Scholar strives to set an example for family, friends

“Defiant” might not be the first adjective that comes to mind when describing a recent college graduate, but for DSF Alumnus Jose Miguel Jara-Garcia, “defiant” is the perfect way to describe his path through higher education.

“I am not the first Latino to graduate from college, but the statistics for Latinos and Latinas are not encouraging,” Miguel said. “Identifying as a Latino in the United States statistically means I am going to end up in two places: jail or in a gang. I am a defiant in a sense—I beat the stereotypes society puts on someone with my ethnic and cultural background. I don’t mean ‘defiant’ in a bad way, but as in, ‘I pushed through the odds.’”

As the first in his family to graduate from college, Miguel said his pursuit of higher education has opened the door for deeper conversations about college in his family.

“My father is my role model: He always worked two jobs. He always worked hard. My mom is resourceful: She challenges lots of things. She loves thinking outside the box,” Miguel said. “But growing up, college wasn’t a conversation we had—not because they didn’t want to, but because they didn’t know how to start the conversation.”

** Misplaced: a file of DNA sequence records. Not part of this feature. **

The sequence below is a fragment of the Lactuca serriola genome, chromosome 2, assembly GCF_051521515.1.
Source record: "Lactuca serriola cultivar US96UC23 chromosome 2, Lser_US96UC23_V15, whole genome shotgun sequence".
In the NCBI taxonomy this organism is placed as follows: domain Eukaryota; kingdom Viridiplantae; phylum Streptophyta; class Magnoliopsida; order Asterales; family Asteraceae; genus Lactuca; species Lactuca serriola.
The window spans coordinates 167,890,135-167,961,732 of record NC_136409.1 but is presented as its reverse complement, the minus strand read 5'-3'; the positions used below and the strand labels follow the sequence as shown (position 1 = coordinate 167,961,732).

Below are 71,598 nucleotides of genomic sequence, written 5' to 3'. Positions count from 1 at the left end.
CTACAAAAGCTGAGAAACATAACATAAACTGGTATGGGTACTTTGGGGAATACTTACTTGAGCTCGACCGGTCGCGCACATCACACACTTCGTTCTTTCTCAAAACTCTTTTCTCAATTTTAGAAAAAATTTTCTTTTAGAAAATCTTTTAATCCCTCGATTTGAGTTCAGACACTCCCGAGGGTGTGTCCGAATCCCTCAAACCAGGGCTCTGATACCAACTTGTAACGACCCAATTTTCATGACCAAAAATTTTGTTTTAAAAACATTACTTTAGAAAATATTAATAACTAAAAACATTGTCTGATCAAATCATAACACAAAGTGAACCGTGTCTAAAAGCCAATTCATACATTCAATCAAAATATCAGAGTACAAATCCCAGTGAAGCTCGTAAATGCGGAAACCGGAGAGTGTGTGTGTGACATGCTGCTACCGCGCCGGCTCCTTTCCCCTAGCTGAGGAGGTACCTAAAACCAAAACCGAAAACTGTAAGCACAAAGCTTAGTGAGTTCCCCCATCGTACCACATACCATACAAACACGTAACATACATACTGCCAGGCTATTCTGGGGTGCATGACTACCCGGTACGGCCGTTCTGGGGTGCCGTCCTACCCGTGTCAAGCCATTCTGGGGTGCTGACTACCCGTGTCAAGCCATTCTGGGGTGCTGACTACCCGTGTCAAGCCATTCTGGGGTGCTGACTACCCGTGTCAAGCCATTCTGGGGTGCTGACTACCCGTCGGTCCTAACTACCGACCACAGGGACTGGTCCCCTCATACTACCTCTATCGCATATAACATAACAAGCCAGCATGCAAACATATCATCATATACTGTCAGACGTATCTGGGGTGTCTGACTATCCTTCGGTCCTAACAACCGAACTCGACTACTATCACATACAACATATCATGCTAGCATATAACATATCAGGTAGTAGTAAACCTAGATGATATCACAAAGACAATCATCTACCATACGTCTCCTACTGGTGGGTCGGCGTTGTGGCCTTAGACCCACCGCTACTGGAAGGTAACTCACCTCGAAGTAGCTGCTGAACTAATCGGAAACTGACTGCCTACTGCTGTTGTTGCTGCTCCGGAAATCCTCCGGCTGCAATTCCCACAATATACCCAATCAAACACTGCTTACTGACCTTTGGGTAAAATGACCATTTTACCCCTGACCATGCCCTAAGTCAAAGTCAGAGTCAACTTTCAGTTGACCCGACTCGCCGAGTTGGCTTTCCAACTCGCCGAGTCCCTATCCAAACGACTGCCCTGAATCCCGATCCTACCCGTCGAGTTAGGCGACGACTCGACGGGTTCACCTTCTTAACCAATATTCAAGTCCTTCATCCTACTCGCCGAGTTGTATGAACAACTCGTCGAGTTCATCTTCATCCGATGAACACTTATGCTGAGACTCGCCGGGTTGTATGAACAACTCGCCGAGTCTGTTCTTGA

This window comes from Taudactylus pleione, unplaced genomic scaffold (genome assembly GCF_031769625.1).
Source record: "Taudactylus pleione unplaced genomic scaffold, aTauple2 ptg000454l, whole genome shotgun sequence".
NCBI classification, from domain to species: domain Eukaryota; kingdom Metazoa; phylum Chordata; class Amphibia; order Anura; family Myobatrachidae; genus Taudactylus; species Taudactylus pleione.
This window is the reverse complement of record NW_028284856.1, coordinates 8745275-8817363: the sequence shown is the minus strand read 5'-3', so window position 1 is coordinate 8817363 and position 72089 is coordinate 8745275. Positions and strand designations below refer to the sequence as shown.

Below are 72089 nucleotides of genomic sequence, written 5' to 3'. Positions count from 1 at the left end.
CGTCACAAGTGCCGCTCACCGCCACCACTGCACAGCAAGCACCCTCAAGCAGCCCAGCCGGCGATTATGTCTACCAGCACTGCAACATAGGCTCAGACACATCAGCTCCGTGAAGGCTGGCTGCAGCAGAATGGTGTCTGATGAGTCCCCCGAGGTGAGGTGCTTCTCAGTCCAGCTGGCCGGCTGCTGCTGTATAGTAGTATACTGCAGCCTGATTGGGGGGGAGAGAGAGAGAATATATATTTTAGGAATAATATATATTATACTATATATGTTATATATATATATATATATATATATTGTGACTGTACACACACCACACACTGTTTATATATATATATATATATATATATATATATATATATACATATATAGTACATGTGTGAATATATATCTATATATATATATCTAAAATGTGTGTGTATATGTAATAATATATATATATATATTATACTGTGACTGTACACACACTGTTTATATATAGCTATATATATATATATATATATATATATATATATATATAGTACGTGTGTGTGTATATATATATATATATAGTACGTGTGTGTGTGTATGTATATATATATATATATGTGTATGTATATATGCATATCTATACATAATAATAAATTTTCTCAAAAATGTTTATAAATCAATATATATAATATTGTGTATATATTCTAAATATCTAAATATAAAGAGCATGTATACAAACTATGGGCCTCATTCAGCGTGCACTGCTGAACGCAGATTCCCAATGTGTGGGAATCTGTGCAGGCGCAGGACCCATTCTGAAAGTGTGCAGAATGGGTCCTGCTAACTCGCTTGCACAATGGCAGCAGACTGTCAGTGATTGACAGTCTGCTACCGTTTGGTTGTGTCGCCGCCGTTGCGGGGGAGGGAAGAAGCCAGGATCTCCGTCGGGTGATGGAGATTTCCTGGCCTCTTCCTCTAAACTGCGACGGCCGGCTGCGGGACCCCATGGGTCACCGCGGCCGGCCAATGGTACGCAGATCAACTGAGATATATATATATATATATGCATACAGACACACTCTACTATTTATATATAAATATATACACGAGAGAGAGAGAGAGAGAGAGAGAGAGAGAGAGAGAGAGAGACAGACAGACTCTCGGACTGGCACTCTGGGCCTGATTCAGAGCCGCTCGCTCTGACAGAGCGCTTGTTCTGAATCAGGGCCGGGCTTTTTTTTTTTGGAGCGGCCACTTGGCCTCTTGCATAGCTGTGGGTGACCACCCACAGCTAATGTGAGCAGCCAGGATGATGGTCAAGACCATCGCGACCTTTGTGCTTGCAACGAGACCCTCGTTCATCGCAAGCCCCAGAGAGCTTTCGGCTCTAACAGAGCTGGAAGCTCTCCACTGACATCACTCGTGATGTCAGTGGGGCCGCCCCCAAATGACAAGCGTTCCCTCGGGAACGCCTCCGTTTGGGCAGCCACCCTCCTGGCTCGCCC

According to Miguel, who graduated from the University of Colorado Denver at the end of this summer (2017) with a Bachelor’s of Science in Human Development & Family Relations with a minor in Communication, he has tried to help pave the way for his younger brothers’ success. In fact, Miguel sees himself as a role model to his peers as well, and wants to support those around him by passing on the knowledge and skills he has gained.

“DSF helped me develop the mentality of helping other students. Even my friend sees me as a mentor: The knowledge and skills I gained from DSF, I pass to them. The same support that DSF gave me, I give them,” Miguel said. “In my family, I’m helping the younger generations learn about college, and helping them become acquainted with a college campus. They look at me and say, ‘If he can do it, I can do it.’”

Miguel says he enjoys helping people in both a personal and a professional capacity. Through college and post-graduation, Miguel held an internship with the City of Denver in which he had the opportunity to give back to his community.

“I’ve always wanted to work with people—psychology, sociology, social work. Through my internship, I was able to help people. It was a nice blend of the work I want to do,” Miguel said.

Now, having been accepted into two different Master’s programs at the University of Denver, Miguel is weighing his options for graduate school while working part-time for the City of Denver in the Office of Economic Development and part-time at the University of Colorado . Further down the road, Miguel sees himself working at either a local nonprofit, or a nationwide tech corporation like Apple or Google.

“I’m still forming my exact career path, still trying to figure out what that blend will look like. Even when I’m done with formal education, I’m always going to be a student—it’s not over when I’m done with school.”